That's the view of Mayo's Garda Chief Superintendent Tony McNamara, who is among the huge wave of senior gardaí set to resign throughout the country before the end of the year.
Speaking to The Mayo News last night, Chief Supt McNamara said that in a rural county like Mayo it was paramount for gardaí to ensure the safety of people in their own homes.
"Of course policing has changed over the years and I see the great value of community policing now.
It is important that we listen to the public and ensure they feel safe in their homes," said Chief Supt McNamara.
"A person's home is their castle, as they say.
And one burglary in a village has more of an impact than two murders in a city the size of Dublin," he
Regarding the high-profile policing of the controversial Corrib gas project, he
said 'it had proved to be a very difficult challenge'.
"I would like to say that the guards did their best, given the fractious nature of the project.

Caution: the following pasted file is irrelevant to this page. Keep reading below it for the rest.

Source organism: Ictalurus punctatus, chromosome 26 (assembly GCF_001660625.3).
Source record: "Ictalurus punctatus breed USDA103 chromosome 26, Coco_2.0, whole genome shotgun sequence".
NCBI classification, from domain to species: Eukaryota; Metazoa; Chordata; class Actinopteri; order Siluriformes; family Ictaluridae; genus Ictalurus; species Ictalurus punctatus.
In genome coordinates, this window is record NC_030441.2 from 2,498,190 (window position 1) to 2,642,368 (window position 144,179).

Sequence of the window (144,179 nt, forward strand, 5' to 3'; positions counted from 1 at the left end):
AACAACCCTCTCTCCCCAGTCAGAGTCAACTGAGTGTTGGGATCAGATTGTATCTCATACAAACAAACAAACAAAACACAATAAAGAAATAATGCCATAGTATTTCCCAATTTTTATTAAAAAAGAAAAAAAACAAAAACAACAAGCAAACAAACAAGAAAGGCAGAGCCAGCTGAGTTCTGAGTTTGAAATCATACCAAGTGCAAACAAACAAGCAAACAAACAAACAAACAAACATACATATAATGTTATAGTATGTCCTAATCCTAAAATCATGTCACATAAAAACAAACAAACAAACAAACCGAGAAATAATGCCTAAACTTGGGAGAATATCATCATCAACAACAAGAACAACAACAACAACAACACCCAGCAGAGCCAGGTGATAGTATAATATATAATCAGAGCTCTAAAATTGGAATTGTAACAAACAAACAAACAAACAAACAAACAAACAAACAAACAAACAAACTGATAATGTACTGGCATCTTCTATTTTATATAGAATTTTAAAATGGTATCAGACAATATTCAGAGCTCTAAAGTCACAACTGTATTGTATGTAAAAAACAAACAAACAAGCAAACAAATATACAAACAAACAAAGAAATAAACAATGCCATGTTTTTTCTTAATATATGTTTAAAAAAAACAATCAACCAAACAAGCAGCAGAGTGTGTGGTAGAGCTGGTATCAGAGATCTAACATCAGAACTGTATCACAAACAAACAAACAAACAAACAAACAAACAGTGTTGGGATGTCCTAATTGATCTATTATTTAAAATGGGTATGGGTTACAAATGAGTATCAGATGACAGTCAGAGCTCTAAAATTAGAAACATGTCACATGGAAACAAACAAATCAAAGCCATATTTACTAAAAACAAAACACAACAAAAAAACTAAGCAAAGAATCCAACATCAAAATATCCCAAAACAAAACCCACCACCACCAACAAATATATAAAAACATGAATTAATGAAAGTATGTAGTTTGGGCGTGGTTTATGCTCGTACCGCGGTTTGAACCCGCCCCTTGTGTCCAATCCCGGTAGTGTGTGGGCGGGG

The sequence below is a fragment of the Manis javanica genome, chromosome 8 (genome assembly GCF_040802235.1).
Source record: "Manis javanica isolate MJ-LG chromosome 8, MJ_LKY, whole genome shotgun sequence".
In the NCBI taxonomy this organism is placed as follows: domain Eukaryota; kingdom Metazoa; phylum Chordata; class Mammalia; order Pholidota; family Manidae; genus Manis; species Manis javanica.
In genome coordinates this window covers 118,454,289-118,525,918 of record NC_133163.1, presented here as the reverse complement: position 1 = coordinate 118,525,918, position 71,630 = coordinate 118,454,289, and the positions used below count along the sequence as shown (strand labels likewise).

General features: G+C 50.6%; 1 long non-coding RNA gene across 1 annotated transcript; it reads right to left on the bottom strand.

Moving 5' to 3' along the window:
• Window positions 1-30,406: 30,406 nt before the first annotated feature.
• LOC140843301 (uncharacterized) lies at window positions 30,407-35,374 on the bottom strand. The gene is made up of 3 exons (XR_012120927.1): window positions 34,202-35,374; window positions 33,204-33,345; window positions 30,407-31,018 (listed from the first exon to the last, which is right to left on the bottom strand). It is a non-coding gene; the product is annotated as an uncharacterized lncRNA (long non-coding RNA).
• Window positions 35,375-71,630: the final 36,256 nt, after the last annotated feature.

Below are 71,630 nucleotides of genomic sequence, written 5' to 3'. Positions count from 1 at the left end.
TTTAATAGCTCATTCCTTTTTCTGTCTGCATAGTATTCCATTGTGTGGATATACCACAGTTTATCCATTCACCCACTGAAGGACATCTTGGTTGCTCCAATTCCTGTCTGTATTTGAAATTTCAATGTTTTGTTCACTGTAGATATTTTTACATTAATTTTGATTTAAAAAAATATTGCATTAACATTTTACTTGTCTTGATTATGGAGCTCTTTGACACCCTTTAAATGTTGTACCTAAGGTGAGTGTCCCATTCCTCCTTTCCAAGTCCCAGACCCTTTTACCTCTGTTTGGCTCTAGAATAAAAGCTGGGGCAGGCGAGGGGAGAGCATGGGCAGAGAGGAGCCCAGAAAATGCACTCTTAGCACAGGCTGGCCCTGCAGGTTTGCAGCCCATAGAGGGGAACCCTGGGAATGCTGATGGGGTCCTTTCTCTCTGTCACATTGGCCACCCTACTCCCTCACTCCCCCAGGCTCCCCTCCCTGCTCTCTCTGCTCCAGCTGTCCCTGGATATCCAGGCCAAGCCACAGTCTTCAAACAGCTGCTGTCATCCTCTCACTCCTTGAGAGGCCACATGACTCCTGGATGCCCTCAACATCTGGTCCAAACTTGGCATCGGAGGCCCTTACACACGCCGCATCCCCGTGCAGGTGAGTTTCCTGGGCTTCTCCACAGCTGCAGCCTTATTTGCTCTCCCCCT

I always recognised the right of people to protest and object but those who supported it had equal rights," Chief Supt McNamara also said.
"I regretted at times that the guards were seen as supporting Shell
, but that wasn't what we were doing.
We had to maintain law and order and facilitate people going to work," he
Presently stationed at Castlebar Garda Station, Chief Supt McNamara will retire on December 4 next after a 40-year career in the force.
A native of Pollagh, Achill, as a youth Tony McNamara
always admired the work of the local gardaí.
He joined An Garda Síochána in October 1969, just months after he completed his Leaving Certificate at St Nathy's College, Ballaghaderreen.
In the interim, Tony McNamara
served in Fitzgibbon Street, Dublin, and as a Sergeant in Ramelton, County Donegal.
also served in Pearse Street Station, Dublin, and in Belmullet before being promoted to Inspector in May 1993.
After a period at Castlebar station as superintendent, he returned to Belmullet where he served until March 2005, when he was promoted to chief superintendent.
After a brief stint in Tralee, County Kerry, he returned to Mayo where he served as Divisional Officer until the present date.